A letter to my sister, on the occasion of her first grown-up broken heart

Audrey Jo,

I was in second grade the year you were born. I don’t remember meeting you in the hospital, or holding you for the first time. I don’t remember those first few days. But I remember, vividly, the moment I knew you existed. It was recess, and a teacher called me onto the blacktop to say I was being picked up early. Because I had a sister.

Remembering it now, I think it was my first real, deep, grown-up emotion. I loved you before I met you.

Helping you grow up is the best thing I’ve ever done. I’d like to think I gave you good advice. I tried to keep your secrets. I know I made you laugh. When there is nearly a decade between yourself and your sibling, you’re often told, “You know, she really looks up to you.” I hope what you saw then – and see now – is someone you’re proud of.

Every second I was there while you grew up has been precious to me, but I know you’re not finished yet, and so I can’t be either.

There’s something you should know about this time, when the whole world is open in front of you; one long hallway, doors all ajar, every threshold silvery with hope and possibility.

It’s hard.

You will forget, for a while, the nature of doors. They lead you to new places. They swing wide, to let light come pouring in. They welcome you, give you shelter and a place to belong.

But doors also close.

You won’t notice it happening; not at first. You’ll bound through one after another, and it will be a long time before you turn to glance behind you. But when you do, you’ll find some of those unexplored alcoves closed to you, their doors gently shut. Some, if you want, can be pried open (and if you call, I will come with a crowbar). Others, it seems, get dead bolts.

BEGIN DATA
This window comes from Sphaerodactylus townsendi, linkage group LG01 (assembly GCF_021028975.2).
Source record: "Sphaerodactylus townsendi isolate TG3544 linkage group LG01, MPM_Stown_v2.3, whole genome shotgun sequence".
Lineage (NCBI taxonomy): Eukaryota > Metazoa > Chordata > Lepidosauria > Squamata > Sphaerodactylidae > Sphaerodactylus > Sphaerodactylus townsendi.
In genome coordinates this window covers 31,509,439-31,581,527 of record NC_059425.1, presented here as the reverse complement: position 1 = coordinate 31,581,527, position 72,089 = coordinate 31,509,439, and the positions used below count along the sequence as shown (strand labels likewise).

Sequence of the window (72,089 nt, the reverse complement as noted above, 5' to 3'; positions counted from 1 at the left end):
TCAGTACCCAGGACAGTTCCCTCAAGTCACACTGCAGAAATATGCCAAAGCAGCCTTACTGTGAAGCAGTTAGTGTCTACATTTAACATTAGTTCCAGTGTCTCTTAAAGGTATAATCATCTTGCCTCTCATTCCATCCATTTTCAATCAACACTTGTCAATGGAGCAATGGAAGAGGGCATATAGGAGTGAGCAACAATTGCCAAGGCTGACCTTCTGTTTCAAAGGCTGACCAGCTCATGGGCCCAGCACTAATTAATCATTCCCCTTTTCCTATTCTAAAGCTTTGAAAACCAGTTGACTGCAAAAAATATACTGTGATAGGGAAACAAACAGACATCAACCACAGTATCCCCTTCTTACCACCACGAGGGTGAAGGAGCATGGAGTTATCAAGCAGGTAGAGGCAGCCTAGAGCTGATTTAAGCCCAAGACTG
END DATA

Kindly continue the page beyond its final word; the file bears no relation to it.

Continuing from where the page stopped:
It is easy to turn on your heel and run back down the hall to pound on closed doors. It is harder to choose a new one. This is where it gets difficult. It isn’t the closed doors that are scary. It’s the fear of uncertainty – of feeling that suddenly, the next knob you choose to turn holds your whole future. It’s enough to keep you out in the hall forever.

This is my answer: do not be afraid. Go joyfully in all the directions you choose, and the ones you don’t choose, and no path will ever be the wrong one. There will always – always – be a way out, and a way in, and a brand new way altogether. You will become a seeker of new rooms.

You will be a builder of doors.

Meet the future head on, and cherish every victory, tragedy, failure, romance and heartbreak. Feel every one of them as deeply and as honestly as you can. Wrap the light moments around your shoulders like a coat, and use the heavy ones as stones to lay a path beneath your feet.

You are fair and kind and good. You are funny and bold and full of life and music. You are my favorite person in the world, and my best friend. You are fully half my heart.

Head up. Shoulders back. You are more – so much more – than enough.

Love you, Bear.

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